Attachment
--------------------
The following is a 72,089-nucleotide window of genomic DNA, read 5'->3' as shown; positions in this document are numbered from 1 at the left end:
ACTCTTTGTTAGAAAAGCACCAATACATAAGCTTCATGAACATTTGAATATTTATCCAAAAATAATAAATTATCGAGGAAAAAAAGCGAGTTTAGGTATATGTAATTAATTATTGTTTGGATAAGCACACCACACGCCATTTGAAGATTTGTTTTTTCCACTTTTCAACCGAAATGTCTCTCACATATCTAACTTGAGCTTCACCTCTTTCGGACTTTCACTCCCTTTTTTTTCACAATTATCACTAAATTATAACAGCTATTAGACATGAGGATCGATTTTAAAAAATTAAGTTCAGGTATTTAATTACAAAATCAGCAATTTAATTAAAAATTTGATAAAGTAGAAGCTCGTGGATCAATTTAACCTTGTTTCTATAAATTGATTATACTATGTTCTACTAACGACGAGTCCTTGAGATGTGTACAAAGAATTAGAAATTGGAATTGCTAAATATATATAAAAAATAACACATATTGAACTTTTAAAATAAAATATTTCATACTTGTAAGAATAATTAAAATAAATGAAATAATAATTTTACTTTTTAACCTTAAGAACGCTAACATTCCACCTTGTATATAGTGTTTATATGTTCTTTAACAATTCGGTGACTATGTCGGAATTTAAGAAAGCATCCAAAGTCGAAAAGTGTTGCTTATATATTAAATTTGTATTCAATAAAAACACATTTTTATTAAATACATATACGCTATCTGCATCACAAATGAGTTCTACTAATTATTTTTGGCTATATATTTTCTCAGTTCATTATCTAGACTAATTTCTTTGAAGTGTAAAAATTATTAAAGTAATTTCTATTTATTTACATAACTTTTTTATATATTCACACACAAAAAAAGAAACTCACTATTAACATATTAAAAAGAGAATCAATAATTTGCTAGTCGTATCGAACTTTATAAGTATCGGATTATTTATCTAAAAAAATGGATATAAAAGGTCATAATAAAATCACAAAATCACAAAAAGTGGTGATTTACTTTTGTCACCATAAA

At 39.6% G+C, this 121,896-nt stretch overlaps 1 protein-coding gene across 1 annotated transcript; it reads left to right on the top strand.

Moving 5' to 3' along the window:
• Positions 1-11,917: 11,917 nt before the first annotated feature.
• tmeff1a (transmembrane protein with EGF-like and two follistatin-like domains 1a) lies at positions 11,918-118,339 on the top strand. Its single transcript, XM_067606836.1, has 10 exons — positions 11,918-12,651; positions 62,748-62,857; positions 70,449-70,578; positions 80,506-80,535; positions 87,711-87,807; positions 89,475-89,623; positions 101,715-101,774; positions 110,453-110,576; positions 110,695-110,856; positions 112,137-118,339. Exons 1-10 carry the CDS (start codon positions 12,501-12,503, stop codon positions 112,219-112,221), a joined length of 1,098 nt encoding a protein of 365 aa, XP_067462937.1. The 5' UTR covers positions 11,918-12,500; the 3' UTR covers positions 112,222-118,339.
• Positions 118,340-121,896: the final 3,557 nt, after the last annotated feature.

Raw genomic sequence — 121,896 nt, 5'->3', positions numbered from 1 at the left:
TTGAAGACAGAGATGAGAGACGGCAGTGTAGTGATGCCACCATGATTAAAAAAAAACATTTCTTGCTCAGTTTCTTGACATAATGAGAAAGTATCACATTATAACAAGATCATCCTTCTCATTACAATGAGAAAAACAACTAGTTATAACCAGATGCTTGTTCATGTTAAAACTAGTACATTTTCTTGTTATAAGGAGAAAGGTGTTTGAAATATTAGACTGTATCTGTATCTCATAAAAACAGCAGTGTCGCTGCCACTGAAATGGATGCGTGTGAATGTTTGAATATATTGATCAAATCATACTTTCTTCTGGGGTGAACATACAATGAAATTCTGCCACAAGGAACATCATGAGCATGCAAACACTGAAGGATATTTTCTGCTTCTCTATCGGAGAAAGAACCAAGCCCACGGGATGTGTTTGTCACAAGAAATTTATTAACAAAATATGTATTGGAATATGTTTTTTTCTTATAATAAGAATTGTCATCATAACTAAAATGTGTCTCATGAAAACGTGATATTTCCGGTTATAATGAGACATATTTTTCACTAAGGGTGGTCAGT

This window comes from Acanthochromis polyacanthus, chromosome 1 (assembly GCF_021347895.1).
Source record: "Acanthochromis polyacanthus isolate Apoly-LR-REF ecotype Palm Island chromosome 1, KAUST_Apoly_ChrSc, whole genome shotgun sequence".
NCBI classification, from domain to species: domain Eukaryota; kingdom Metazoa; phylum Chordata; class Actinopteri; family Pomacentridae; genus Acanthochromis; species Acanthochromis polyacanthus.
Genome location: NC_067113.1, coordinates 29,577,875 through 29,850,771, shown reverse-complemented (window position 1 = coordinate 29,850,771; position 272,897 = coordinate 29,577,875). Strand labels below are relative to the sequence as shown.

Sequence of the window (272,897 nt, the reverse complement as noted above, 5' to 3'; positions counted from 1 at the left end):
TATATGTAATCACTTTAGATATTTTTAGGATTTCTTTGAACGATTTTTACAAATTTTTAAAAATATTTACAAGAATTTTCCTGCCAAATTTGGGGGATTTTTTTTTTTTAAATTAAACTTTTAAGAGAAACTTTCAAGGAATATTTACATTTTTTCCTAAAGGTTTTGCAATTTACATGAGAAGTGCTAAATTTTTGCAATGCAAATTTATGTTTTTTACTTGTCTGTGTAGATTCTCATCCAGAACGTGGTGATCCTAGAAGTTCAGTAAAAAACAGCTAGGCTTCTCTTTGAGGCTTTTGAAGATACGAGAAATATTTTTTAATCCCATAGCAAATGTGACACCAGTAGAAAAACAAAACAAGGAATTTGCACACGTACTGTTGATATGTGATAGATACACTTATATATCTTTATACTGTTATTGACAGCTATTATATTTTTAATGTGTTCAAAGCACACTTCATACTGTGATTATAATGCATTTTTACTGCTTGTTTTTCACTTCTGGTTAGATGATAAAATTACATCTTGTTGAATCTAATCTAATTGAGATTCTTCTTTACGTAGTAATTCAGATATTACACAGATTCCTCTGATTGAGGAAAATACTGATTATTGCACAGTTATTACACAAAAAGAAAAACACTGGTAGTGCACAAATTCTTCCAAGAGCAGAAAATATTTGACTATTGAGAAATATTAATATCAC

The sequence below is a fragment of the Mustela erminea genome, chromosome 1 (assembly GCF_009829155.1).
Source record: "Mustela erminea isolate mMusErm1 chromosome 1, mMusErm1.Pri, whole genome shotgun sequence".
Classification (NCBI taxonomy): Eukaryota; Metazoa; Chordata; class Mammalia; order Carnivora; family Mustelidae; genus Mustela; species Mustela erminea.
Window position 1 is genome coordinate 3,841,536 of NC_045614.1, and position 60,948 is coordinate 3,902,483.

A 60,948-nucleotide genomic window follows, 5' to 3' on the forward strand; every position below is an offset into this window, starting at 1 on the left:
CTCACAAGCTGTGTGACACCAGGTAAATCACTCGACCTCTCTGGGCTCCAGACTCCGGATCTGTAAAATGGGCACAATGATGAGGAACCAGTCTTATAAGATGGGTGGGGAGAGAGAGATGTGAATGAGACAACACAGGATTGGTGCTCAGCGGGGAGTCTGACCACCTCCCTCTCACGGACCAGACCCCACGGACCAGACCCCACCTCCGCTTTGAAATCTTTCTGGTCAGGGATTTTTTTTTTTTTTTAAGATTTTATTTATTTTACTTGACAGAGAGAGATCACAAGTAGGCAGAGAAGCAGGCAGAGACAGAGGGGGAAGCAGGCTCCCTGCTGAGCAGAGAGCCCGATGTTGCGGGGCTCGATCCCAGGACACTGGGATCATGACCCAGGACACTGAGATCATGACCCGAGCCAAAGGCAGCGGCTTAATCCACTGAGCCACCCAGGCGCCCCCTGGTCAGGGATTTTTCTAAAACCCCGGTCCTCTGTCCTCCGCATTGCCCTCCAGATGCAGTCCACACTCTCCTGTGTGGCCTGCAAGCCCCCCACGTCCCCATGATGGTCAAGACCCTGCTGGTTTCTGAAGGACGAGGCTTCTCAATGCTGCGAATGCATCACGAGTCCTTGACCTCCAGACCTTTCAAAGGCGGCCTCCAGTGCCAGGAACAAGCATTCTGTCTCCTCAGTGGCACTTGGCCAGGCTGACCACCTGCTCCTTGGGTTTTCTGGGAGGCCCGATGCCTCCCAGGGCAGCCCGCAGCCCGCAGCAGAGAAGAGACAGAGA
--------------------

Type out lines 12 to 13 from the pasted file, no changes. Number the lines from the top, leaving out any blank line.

NCBI classification, from domain to species: domain Eukaryota; kingdom Metazoa; phylum Chordata; class Actinopteri; family Pomacentridae; genus Acanthochromis; species Acanthochromis polyacanthus.
Genome location: NC_067113.1, coordinates 29,577,875 through 29,850,771, shown reverse-complemented (window position 1 = coordinate 29,850,771; position 272,897 = coordinate 29,577,875). Strand labels below are relative to the sequence as shown.